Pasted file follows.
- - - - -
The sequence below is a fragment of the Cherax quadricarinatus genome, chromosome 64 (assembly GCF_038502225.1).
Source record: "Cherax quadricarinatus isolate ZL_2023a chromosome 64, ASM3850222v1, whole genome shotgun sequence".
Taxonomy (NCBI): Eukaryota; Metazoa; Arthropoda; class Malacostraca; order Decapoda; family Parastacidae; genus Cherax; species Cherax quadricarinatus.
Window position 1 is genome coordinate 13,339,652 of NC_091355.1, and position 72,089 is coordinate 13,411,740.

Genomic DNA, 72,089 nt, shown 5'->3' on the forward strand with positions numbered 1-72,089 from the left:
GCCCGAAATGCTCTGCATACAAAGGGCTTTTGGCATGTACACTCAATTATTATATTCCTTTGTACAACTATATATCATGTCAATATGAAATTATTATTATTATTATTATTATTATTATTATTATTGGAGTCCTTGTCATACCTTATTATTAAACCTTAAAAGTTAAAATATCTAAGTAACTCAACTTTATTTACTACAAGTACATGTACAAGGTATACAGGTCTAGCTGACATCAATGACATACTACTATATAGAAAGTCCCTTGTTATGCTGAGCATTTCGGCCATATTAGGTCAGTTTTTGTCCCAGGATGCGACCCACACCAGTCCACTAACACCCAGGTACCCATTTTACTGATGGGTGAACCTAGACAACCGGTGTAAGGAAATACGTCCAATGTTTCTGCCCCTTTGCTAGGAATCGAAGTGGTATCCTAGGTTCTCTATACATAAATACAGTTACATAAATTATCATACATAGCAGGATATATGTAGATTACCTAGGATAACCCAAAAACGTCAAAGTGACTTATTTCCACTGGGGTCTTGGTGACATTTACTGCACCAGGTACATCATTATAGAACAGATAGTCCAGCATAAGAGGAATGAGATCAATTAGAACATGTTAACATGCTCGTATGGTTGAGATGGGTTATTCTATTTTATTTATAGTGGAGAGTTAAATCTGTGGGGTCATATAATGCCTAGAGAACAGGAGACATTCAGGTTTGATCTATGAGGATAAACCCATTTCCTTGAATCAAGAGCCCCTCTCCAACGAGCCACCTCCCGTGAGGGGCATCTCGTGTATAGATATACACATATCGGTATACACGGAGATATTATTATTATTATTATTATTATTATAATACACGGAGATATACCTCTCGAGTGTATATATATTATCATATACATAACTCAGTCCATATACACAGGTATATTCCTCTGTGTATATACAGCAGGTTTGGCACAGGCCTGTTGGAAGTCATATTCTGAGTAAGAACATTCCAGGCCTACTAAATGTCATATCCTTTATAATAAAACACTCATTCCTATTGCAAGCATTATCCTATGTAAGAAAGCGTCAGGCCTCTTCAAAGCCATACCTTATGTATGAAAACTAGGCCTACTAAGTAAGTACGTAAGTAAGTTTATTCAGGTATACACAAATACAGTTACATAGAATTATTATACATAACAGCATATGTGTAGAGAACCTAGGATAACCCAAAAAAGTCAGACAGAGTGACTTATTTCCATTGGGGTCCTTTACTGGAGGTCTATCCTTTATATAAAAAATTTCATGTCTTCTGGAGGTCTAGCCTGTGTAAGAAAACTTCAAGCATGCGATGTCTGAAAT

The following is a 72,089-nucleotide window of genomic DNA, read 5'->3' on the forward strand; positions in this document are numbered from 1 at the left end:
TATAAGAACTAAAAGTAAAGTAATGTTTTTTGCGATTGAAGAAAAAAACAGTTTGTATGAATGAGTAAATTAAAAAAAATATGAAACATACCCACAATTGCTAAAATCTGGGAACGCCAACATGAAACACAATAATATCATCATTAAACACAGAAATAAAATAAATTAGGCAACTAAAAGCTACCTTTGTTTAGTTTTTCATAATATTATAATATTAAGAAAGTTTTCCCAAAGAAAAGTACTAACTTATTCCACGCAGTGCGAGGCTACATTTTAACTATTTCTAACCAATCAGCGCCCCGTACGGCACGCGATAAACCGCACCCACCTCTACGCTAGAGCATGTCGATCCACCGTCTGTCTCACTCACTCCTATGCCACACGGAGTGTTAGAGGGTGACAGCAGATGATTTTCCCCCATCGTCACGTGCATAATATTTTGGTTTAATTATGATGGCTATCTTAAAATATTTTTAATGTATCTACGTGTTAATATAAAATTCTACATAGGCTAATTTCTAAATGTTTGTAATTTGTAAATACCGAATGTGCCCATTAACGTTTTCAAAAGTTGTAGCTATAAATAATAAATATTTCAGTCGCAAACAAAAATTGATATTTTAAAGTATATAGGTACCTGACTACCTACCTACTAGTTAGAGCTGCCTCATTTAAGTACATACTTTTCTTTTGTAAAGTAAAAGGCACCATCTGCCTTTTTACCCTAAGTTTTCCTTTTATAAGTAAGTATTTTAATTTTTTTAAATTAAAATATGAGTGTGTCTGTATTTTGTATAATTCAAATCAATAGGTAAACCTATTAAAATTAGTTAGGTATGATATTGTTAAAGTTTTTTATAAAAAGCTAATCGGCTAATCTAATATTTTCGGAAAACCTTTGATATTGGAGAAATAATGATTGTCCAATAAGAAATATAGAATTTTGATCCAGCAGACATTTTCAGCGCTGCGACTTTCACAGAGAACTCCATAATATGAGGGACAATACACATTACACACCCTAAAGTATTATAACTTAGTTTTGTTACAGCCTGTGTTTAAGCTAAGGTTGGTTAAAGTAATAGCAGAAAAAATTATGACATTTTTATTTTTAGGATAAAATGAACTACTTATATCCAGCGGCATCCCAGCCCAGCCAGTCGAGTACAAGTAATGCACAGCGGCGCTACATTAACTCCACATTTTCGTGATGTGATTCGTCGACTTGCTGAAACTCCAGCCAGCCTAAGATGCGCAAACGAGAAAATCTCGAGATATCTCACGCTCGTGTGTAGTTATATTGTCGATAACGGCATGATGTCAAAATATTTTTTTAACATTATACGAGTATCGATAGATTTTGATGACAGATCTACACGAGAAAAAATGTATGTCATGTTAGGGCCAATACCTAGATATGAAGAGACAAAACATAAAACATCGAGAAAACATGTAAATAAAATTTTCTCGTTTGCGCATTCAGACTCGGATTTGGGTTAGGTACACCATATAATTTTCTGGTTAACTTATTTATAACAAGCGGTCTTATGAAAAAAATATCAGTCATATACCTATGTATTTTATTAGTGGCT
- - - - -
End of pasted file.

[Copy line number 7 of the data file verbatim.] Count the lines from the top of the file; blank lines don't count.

The following is a 72,089-nucleotide window of genomic DNA, read 5'->3' on the forward strand; positions in this document are numbered from 1 at the left end: